All samples were air-dried naturally for approximately 15 days, sieved through a 2.0 mm mesh nylon sieve to remove small stones and debris, and then carefully resieved through a 0.1 mm sieve. Prior to determination of heavy metals concentrations, sieved dust samples were ground and then a 0.5g milled dust sample was digested in a mixture of HNO3, HClO4 and HF solution by heating to obtain ca. 0.5 ml of colorless solution. After cooling, the solution was transferred to a test tube and then diluted to 25 mL with deionized water. Concentrations of Cr, Cu, Zn, Pb, and Ni were determined by inductively coupled plasma optical emission spectroscopy (ICP-OES, Optima 5300 DV, Perkin Elmer) and concentrations of Cd and Co were analyzed by inductively coupled plasma mass spectrometry (ICP-MS, ELAN DRC-e, Perkin Elmer SCIEX). Each measurement was conducted in duplicate. National reference samples, replicates, and blanks were used to ensure accuracy of the results. The relative errors of all measurements were less than 5% on average. To prevent potential contamination of the samples, all chemical treatments were performed in an ultra-clean laboratory, and all reagents were at high purity grade.

2.4 Contamination assessment methodology

2.4.1 Geoaccumulation index
The geoaccumulation index (Igeo) developed by Müller (1969) was previously adopted to assess metal pollution (Wei et al., 2009; Lu et al., 2009; Fu et al., 2012). In this study, Igeo was used to identify whether the road dust in Bayan Obo were polluted by heavy metals and quantify the degree of the contamination. Igeo was calculated by:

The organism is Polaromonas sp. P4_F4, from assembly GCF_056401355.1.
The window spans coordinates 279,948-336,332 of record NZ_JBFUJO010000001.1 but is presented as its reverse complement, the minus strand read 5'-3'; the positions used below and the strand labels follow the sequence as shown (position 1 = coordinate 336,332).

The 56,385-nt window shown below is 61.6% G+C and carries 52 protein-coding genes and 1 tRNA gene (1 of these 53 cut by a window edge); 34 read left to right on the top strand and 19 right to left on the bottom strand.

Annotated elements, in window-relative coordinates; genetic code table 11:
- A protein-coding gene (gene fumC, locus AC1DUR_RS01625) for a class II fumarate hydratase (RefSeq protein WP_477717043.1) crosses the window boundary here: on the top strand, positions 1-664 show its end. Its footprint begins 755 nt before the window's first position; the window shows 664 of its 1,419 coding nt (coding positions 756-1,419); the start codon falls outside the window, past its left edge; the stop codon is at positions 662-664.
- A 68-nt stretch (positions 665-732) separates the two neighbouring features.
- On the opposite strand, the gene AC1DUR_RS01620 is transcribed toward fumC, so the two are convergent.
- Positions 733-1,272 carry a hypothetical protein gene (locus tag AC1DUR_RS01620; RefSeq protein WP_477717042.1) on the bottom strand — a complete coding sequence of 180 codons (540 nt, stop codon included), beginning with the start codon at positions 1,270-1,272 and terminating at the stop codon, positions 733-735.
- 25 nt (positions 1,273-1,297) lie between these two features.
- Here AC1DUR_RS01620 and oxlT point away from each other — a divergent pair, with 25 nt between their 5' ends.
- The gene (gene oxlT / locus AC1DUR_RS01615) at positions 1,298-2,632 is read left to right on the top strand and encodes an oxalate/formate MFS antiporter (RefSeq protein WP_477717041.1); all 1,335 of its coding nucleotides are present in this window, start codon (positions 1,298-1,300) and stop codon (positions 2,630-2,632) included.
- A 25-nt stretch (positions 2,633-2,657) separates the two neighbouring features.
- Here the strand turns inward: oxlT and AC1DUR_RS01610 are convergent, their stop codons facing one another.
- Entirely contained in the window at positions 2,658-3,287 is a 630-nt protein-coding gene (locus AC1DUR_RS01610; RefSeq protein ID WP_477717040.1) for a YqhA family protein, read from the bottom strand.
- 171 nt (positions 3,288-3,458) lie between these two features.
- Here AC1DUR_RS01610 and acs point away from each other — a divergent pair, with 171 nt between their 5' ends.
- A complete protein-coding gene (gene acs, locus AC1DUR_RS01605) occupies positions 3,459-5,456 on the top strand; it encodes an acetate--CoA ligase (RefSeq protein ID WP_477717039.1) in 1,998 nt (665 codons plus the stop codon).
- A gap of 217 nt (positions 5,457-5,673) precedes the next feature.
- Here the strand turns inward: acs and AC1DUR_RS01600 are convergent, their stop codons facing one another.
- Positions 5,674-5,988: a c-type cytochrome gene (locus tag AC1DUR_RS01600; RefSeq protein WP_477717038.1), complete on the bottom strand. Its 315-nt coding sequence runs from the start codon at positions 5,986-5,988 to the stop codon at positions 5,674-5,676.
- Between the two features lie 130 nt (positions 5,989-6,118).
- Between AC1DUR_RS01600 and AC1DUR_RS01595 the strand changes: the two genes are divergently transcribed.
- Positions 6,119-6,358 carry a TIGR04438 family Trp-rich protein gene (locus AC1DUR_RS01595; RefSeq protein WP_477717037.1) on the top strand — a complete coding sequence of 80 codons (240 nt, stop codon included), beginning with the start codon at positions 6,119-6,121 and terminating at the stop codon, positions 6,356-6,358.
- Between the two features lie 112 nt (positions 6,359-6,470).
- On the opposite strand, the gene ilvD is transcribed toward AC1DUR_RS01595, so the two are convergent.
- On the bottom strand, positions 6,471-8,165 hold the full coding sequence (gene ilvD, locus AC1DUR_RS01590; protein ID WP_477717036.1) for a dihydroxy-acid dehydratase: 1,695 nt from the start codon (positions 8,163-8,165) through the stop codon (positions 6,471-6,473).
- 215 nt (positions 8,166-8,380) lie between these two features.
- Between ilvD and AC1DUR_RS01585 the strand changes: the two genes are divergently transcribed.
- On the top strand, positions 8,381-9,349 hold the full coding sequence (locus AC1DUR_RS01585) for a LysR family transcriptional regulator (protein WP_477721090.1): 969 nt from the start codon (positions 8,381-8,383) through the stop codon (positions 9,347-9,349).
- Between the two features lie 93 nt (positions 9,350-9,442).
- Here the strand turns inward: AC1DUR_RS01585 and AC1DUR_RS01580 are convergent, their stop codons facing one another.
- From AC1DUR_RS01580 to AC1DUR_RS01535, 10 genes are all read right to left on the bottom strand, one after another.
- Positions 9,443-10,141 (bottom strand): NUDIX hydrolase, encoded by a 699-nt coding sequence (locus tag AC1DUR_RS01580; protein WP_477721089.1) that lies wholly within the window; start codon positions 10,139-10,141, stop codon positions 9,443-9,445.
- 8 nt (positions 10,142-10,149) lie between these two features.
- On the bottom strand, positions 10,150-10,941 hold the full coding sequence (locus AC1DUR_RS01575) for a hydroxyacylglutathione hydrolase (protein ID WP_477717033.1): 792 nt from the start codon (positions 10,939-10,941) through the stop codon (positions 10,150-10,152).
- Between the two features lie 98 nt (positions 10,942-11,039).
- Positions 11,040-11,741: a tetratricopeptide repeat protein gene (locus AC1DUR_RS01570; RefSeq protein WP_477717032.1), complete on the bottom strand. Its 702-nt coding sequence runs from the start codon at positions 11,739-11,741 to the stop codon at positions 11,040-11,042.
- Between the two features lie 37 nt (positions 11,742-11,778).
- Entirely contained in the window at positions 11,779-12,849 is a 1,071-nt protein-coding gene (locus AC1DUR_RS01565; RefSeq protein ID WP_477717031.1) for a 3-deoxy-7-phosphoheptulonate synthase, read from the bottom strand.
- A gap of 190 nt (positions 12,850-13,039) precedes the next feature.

Igeo = log2 (Cn/1.5Bn) (1)
Table 1 The classification of contamination levels based on the Igeo values
Igeo value Class
Igeo ≤0 Unpolluted
0 < Igeo≤1 Unpolluted/Moderately polluted
1 < Igeo≤2 Moderately polluted
2 < Igeo≤3 Moderately polluted/Strongly polluted
3 < Igeo≤4 Strongly polluted
4 < Igeo≤5 Strongly polluted/Extremely polluted
Igeo > 5 Extremely polluted
where Cn is the concentration of the metal in the road dust, Bn is the background level of metals in soils of Inner Mongolia (Gao et al., 2007; Xu and Tao, 2004), and the factor 1.5 is a constant value to account for possible variations in background values (Wei et al., 2009). Based on Igeo values, the sites were categorized into seven classes (Table 1) (Müller, 1969).
2.4.2 Enrichment factor
Enrichment factor (EF) has been widely used to differentiate anthropogenic and natural sources of trace elements in soils (Lu et al., 2009). EF is defined as:
where Cn and R are concentrations of the metal and reference element, respectively, in the road dust or the background soil. In this study, Al was selected as the reference material. A value of EF close to 1 indicates a crustal origin, whereas those EF values >10 indicates a non-crustal source (Wang et al., 2014).

2.5 Health risk assessment model

2.5.1 Exposed dose